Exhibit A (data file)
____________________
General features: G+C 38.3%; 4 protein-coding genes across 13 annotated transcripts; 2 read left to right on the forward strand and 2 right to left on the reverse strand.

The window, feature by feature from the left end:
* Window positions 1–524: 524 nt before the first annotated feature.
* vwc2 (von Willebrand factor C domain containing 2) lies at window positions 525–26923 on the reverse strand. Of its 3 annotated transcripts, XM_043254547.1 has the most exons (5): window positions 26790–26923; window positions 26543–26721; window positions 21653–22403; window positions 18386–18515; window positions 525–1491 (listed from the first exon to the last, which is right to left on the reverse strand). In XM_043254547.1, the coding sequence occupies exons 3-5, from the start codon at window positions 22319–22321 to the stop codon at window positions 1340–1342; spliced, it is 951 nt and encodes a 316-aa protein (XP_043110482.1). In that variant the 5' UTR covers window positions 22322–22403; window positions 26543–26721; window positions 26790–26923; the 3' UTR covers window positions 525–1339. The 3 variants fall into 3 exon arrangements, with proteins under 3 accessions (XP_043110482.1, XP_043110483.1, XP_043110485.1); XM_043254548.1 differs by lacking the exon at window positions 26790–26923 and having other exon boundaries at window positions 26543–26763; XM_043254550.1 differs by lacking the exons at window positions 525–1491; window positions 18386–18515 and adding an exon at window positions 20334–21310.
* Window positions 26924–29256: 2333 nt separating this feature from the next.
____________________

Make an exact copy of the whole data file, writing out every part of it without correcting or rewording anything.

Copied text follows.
General features: G+C 38.3%; 4 protein-coding genes across 13 annotated transcripts; 2 read left to right on the forward strand and 2 right to left on the reverse strand.

The window, feature by feature from the left end:
* Window positions 1–524: 524 nt before the first annotated feature.
* vwc2 (von Willebrand factor C domain containing 2) lies at window positions 525–26923 on the reverse strand. Of its 3 annotated transcripts, XM_043254547.1 has the most exons (5): window positions 26790–26923; window positions 26543–26721; window positions 21653–22403; window positions 18386–18515; window positions 525–1491 (listed from the first exon to the last, which is right to left on the reverse strand). In XM_043254547.1, the coding sequence occupies exons 3-5, from the start codon at window positions 22319–22321 to the stop codon at window positions 1340–1342; spliced, it is 951 nt and encodes a 316-aa protein (XP_043110482.1). In that variant the 5' UTR covers window positions 22322–22403; window positions 26543–26721; window positions 26790–26923; the 3' UTR covers window positions 525–1339. The 3 variants fall into 3 exon arrangements, with proteins under 3 accessions (XP_043110482.1, XP_043110483.1, XP_043110485.1); XM_043254548.1 differs by lacking the exon at window positions 26790–26923 and having other exon boundaries at window positions 26543–26763; XM_043254550.1 differs by lacking the exons at window positions 525–1491; window positions 18386–18515 and adding an exon at window positions 20334–21310.
* Window positions 26924–29256: 2333 nt separating this feature from the next.